Published: 01:02 a.m., Wednesday, March 3, 2010
Last week members of the Connecticut Rail Commuter Council, DOT Commissioner Joseph Maria, and Metro-North planners met with cyclists and told them they would work to encourage the Metropolitan Transit Authority and the state of Connecticut to consider more ways to expand access and improve amenities for bicyclists on Metro-North trains.
They also revealed that next month Metro-North plans to award a contract to design a bike rack prototype to be considered for installation on the state’s new fleet of M-8 rail cars.
This comes on the heels of Metro-North installing some prototype bicycle-mounting devices on a pair of M-7 train cars as part of an on-going effort to review and encourage bicycle opportunities and options on the railroad.
Jason Stockman, director of Rail, Trains, Ecology, Cycling, an advocacy organization, addressed last week’s group, emphasizing benefits of full access for bicyclists on the New Haven Line, including reduced automobile use and accompanying carbon emissions, conversion of parking facilities into transit-oriented residential developments and health benefits for riders.
We support full access for bicyclists for the same reasons.
Currently Metro-North now issues permits to bicyclists and conductors can bar cyclists from trains that are deemed too crowded.
Unfortunately bikes are banned from morning peak trains — those traveling toward Grand Central Terminal in the morning, and then north back toward Connecticut during the evening rush hour.
If bikes aren’t allowed on peak trains, then how are people supposed to bike to work?
Think about the number of Fairfield County residents who live within bike riding distance from the train stations in their towns and cities and whose offices are a convenient bike ride from a train station along the New Haven Line. They would certainly be more inclined to take the train to work during peak hours rather than sitting in bumper-to-bumper traffic on Interstate 95 if bikes were allowed on the train during that time.
Consider, too, how finding a better balance between bikes and train passenger space might boost tourism in the area. There are so many open spaces and beaches to enjoy in the Gold Coast by landlocked New Yorkers, for instance.
Creating a convenient transportation option for cyclists between Toronto and the Niagara region helped revitalize local tourism in Ontario, Canada.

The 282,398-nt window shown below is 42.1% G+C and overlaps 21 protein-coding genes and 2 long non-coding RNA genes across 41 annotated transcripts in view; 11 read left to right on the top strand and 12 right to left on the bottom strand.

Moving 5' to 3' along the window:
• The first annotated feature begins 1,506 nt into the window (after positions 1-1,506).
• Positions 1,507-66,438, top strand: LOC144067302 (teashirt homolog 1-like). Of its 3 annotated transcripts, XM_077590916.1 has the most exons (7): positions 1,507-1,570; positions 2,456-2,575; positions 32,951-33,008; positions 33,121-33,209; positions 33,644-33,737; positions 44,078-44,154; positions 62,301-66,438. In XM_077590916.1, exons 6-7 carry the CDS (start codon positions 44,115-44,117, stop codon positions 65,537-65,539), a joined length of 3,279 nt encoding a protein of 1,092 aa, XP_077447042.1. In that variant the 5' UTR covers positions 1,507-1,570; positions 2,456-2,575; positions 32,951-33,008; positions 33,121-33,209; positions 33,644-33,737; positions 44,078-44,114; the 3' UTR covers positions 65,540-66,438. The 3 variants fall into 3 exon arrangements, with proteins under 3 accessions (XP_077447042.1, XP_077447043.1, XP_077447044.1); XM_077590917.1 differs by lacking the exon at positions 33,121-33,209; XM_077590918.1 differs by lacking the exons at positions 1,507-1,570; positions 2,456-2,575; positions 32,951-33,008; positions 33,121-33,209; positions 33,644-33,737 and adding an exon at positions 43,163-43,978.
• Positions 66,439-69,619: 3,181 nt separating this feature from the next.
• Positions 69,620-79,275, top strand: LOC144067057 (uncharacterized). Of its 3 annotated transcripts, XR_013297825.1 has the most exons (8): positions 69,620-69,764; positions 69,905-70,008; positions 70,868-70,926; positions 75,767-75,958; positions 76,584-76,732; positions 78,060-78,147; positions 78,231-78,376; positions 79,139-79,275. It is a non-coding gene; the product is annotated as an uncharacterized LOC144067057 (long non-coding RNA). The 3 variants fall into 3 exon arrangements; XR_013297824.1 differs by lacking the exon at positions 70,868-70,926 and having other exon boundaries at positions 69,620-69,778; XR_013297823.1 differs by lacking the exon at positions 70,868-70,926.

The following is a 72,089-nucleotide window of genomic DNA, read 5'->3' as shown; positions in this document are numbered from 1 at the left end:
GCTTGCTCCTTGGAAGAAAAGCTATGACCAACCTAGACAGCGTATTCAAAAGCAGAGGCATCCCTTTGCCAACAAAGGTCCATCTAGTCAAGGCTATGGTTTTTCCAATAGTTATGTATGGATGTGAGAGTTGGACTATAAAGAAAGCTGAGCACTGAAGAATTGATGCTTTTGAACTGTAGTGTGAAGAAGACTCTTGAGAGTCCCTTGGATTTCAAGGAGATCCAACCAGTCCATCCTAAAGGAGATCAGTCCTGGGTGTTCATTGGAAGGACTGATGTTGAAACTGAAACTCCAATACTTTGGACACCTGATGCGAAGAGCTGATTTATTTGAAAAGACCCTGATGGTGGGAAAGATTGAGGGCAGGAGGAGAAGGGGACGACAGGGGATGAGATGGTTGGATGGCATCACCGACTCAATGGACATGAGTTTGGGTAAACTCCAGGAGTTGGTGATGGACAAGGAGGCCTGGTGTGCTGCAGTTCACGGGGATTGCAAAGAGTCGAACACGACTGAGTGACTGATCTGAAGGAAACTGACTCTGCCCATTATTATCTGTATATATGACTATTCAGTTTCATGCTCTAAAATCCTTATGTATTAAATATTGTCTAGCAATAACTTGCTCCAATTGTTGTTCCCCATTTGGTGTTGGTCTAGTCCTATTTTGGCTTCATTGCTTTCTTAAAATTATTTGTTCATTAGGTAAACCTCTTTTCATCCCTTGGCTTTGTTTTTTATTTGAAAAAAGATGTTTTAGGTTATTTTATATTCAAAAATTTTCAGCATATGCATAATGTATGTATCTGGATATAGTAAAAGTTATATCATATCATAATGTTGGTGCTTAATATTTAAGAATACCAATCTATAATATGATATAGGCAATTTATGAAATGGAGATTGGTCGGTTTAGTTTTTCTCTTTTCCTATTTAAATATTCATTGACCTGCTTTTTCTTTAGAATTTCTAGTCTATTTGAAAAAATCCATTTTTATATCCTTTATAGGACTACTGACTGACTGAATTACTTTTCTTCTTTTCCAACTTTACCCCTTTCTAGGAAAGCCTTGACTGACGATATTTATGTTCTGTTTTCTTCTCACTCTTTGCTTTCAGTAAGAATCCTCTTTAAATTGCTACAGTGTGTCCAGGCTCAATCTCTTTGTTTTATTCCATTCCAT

The Bike Train Initiative was developed by Toronto cyclist Justin Lafontaine and launched in partnership with VIA Rail Canada between Toronto and Niagara in 2007. The Bike Train Initiative introduced bike racks onboard select passenger rail trains to destinations across Ontario, making cycling adventures easy and accessible. According to the initiative’s Web site, passengers travel in comfort while their bicycles are safely secured in a baggage car with bike racks.
Connecticut should also note the success of Caltrain, which runs along the San Francisco-San Jose corridor. It has become a leader in bike access among commuter railroads in the United States. Bikes are allowed on every train, every day. Caltrain operates two types of train cars. The gallery train set can accommodate 40 bikes while the Bombardier train set can handle 48 bikes, 24 in each of the two bike cars. In 2009, Caltrain increased bike capacity by eight spaces per train and is running more two bike-car trains.
While we realize these projects took some time to bring to fruition, we hope government officials, tourism organizations, small businesses and the public in our area will work together to make improve the bike-to-train-to-bike connection along the New Haven Line.
At last week’s discussion, there was talk about integrating questions about bikes into Metro-North commuter surveys to gauge support for more bicycles on trains.
Let’s get those surveys into passengers ASAP and make easier access for cyclists on trains a priority in 2010.
The only things we really have to lose are carbon emissions … and maybe even a few pounds.